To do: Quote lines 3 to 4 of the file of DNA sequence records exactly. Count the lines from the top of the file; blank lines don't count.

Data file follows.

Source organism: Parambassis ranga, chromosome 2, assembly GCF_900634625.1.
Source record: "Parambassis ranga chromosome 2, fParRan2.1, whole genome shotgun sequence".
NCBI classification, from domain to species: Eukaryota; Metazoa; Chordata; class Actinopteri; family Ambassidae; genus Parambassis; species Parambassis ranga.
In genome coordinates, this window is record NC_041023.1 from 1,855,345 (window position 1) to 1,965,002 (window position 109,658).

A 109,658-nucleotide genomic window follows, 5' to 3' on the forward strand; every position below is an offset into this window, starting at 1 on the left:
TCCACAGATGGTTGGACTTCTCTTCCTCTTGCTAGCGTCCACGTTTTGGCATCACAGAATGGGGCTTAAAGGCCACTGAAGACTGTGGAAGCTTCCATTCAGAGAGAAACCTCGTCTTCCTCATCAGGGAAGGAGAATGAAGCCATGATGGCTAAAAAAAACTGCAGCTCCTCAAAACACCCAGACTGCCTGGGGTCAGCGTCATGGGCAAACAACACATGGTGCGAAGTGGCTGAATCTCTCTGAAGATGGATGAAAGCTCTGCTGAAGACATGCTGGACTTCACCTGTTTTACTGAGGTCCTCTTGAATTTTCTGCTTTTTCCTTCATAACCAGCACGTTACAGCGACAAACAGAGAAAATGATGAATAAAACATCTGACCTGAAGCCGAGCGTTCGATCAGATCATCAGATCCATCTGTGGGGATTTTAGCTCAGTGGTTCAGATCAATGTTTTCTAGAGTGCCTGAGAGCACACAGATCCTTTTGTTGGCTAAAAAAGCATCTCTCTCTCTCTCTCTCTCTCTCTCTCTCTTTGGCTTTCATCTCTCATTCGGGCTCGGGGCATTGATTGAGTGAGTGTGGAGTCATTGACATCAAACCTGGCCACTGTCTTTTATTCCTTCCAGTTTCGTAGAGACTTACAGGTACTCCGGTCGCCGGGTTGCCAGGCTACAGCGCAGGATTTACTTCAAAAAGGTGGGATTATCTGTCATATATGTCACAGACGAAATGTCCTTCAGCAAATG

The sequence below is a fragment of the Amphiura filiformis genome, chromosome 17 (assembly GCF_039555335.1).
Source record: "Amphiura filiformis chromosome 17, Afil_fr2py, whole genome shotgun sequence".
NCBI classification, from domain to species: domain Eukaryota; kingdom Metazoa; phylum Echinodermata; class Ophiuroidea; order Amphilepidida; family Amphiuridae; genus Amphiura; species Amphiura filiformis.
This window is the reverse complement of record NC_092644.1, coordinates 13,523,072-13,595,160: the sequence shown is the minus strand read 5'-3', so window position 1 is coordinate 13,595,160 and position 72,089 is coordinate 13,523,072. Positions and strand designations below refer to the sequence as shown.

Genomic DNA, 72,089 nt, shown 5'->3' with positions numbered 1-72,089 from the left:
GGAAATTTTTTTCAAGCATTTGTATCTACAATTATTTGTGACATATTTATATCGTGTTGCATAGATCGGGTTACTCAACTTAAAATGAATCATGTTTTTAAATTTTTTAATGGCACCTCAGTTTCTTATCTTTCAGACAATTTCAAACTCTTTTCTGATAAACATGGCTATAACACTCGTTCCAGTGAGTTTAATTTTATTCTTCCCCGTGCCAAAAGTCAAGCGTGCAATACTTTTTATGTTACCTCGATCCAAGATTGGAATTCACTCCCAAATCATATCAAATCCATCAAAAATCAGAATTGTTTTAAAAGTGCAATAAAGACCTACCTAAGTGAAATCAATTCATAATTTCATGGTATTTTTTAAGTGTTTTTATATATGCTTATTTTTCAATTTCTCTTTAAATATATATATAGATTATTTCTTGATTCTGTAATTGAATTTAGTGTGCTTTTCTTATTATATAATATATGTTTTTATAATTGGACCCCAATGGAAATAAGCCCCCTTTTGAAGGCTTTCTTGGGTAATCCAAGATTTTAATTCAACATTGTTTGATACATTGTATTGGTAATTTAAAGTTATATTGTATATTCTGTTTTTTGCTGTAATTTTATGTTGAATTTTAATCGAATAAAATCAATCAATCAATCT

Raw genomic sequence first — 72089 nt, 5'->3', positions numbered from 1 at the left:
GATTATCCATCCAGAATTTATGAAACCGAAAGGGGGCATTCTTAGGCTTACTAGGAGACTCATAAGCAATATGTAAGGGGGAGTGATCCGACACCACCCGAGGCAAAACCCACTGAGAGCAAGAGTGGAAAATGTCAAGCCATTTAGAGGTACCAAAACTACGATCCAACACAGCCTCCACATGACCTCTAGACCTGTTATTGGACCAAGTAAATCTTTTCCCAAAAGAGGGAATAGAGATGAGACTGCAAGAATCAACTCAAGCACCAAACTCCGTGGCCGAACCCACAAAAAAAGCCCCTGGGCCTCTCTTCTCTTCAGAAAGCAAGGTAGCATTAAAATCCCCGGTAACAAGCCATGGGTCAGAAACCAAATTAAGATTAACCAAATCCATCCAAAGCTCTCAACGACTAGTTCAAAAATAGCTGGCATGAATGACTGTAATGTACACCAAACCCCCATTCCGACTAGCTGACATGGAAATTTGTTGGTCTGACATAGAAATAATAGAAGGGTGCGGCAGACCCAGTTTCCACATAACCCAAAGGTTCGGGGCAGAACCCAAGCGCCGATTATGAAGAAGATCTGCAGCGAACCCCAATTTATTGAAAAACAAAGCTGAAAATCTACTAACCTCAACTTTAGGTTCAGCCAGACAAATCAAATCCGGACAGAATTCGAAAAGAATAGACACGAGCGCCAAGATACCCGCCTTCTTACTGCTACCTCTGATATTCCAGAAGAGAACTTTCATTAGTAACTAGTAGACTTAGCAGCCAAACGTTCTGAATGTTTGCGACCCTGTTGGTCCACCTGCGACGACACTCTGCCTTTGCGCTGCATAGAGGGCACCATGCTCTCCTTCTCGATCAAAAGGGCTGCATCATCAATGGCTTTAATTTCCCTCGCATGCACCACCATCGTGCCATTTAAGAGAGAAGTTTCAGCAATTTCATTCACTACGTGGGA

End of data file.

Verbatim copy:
NCBI classification, from domain to species: Eukaryota; Metazoa; Chordata; class Actinopteri; family Ambassidae; genus Parambassis; species Parambassis ranga.
In genome coordinates, this window is record NC_041023.1 from 1,855,345 (window position 1) to 1,965,002 (window position 109,658).